Law enforcement, other prosecutors recognize departing District Attorney Dan Hotsenpiller

Between two stints, Dan Hotsenpiller has served the 7th Judicial District Attorney’s Office for roughly two decades. Wednesday, other prosecutors and members of law enforcement turned out to recognize him during a meeting of the Area Law Enforcement Agencies organization.

District Attorney Dan Hotsenpiller, left, accepts a plaque from area law enforcement agencies in recognition of his service Wednesday, Nov. 18, from Montrose Police Chief Blaine Hall, right, and Montrose County Undersheriff George Jackson, behind Hall. (Katharhynn Heidelberg/Montrose Daily Press)

District Attorney Dan Hotsenpiller, left, accepts a plaque from area law enforcement agencies in recognition of his service Wednesday, Nov. 18, from Montrose Police Chief Blaine Hall, right, and Montrose County Undersheriff George Jackson, behind Hall. (Katharhynn Heidelberg/Montrose Daily Press)

“It’s really an honor that I get to recognize Dan from our agency,” Montrose Police Chief Blaine Hall said, just prior to presenting Hotsenpiller with a commemorative plaque featuring the badges of his agency, the Montrose County Sheriff’s Office and the 7th Judicial District Drug Task Force. Hall, who has been police chief for about two years, first met Hotsenpiller when he was a newly minted detective.

“Dan quickly became that go-to district attorney, bar none. He had excellent advice, he had excellent case direction,” Hall said, later praising Hotsenpiller’s courtroom demeanor. “Wherever Dan was within the District Attorney’s Office, our cases were always better for it and as a result our victims were served. … There will definitely be a hole to fill.”

Hotsenpiller served in the DA’s office between 1994 and 2004. He was appointed as acting DA in 2011, after scandal rocked the office as the result of the former district attorney’s arrest for unlawful sexual contact and criminal extortion. Hotsenpiller subsequently stood twice for election, but because the office of district attorney is term-limited in Colorado, he departs in January. Seth Ryan, currently chief deputy district attorney, was elected Nov. 3 to be the new DA.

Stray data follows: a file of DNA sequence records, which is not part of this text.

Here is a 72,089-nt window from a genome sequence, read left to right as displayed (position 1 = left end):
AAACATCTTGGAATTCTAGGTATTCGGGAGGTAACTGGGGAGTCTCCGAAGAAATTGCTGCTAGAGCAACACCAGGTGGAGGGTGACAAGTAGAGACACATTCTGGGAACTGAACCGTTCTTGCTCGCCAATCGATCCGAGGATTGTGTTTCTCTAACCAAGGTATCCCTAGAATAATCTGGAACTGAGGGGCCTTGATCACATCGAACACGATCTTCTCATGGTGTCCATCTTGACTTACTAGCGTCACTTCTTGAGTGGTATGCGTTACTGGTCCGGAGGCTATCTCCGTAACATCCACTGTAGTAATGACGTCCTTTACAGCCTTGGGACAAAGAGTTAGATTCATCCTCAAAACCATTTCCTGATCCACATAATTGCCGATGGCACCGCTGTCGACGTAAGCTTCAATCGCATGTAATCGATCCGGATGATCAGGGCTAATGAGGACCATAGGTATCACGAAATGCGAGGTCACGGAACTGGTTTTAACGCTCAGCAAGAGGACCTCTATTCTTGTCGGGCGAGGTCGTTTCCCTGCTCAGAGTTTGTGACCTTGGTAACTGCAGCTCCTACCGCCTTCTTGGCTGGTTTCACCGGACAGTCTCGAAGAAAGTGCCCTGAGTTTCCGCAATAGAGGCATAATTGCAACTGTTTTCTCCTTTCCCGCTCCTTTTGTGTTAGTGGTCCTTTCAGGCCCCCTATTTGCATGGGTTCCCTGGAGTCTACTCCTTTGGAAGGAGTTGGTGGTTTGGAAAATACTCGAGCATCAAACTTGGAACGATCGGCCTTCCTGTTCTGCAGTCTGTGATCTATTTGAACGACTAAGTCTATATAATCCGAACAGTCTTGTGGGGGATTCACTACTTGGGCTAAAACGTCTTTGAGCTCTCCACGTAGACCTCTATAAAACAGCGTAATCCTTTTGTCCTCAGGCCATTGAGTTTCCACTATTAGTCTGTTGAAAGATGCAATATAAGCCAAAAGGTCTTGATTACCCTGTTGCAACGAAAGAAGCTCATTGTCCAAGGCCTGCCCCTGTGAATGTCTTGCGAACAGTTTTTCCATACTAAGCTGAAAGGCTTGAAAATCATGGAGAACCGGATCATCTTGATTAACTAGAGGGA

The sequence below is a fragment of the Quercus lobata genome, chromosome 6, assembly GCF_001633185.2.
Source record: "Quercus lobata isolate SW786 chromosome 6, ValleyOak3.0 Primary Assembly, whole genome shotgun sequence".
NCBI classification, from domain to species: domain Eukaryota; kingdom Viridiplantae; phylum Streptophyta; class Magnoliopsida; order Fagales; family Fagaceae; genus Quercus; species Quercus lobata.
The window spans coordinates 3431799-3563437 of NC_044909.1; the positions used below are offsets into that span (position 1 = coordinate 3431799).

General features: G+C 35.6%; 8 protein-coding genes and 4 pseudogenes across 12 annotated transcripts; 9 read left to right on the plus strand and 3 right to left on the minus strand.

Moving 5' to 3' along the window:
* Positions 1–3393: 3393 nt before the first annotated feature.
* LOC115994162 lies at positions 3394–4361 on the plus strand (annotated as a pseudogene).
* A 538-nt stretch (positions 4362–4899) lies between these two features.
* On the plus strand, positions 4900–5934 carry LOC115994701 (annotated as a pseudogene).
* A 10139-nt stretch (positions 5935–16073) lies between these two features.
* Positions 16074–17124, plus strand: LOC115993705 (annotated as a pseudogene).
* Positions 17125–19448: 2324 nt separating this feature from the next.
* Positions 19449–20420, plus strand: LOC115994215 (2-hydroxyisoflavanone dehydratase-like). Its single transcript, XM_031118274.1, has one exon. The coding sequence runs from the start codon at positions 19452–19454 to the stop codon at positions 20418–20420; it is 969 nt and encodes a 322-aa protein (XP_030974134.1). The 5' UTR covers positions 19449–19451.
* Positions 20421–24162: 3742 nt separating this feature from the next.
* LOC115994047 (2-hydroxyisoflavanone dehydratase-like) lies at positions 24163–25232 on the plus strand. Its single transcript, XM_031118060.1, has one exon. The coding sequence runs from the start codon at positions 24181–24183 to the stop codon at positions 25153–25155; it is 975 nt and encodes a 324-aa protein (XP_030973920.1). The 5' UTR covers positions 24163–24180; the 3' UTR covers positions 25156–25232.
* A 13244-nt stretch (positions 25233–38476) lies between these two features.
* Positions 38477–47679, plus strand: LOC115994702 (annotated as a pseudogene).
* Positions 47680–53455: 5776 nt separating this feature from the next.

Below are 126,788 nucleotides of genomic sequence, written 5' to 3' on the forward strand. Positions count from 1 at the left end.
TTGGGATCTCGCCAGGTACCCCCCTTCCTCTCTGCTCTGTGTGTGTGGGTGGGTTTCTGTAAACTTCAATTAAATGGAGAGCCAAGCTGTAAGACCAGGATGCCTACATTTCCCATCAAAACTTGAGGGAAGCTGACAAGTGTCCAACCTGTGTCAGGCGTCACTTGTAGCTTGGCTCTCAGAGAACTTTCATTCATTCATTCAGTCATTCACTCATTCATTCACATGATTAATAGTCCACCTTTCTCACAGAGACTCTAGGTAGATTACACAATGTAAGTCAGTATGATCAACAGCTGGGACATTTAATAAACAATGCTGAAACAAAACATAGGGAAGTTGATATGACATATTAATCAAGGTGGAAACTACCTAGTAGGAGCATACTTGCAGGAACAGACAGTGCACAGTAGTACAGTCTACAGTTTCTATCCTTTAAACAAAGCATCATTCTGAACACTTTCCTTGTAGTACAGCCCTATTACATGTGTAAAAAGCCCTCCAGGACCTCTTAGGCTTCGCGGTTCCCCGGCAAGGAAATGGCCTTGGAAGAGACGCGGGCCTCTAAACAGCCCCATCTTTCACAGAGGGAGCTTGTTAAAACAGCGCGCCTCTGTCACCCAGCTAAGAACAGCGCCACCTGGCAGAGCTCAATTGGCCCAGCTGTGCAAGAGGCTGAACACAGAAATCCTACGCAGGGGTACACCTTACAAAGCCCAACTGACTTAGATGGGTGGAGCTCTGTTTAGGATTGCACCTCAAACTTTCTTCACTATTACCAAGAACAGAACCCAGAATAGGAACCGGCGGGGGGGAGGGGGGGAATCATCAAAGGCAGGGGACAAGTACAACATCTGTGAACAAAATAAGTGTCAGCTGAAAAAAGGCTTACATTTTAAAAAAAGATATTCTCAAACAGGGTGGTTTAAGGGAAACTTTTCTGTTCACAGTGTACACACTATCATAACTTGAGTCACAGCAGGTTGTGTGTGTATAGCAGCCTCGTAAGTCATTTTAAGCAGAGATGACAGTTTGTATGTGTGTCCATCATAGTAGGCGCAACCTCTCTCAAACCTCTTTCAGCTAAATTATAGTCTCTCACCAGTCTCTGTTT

“All departments have experienced, in the past — we’ll call it difficult, sometimes embarrassing times,” Montrose County Undersheriff George Jackson said, in presenting the recognition alongside Hall.

“The part that amazes me is that we are at our lowest, someone always steps up to lead that department back to where it should be. Dan, you were that man.”

Others attending the meeting offered praise via Zoom, including other prosecutors, CBI Director John Camper, and Ouray County Sheriff Justin Perry.

Perry said Hotsenpiller’s example helped him reform his agency when he took over after a special election in June that saw Ouray County voters recall the sheriff who had been elected in 2018 and seat Perry in his stead.

“You have helped us raise the bar. You are a model for that,” Perry told Hotsenpiller, speaking on behalf of himself and Ouray County Undersheriff Tammy Stroup.

Hotsenpiller said the support of law enforcement agencies was vital to the success of his office.

“Ten years ago I stood at the MCSO conference room and I asked for your help, because I really needed it. The office of District Attorney really needed your help. And that call was answered many, many times over that decade. In fact, it was always answered over that decade,” Hotsenpiller said.

“I am very proud that this office is in a very different place than it was 10 years ago. I’m very proud that we have built a place that is ready to serve you and your departments in a way that we’ve never been able to do before,” he added.

Hotsenpiller also expressed confidence in Ryan’s ability to take over as district attorney.

“He came to our office at an extremely difficult time,” Ryan said. “We had a broken office, an office with morale problems, and office where people were leaving in droves. He came in. He reassured us that we were doing the right thing.”

One of the first things Hotsenpiller did was to install a glass door to his office, taking his pledge for transparency to a literal level, and rebuilt the trust in the office, Ryan added, further thanking the DA for being a mentor.

“I grew as an attorney by leaps and bounds doing trials with you. I learned about leadership,” he said. “Thank you, Dan.”

Katharhynn Heidelberg is the Montrose Daily Press assistant editor and senior writer. Follow her on Twitter @kathMDP or reach out to her at katharhynnh@montrosepress.com.

Montrose Daily Press | November 19, 2020
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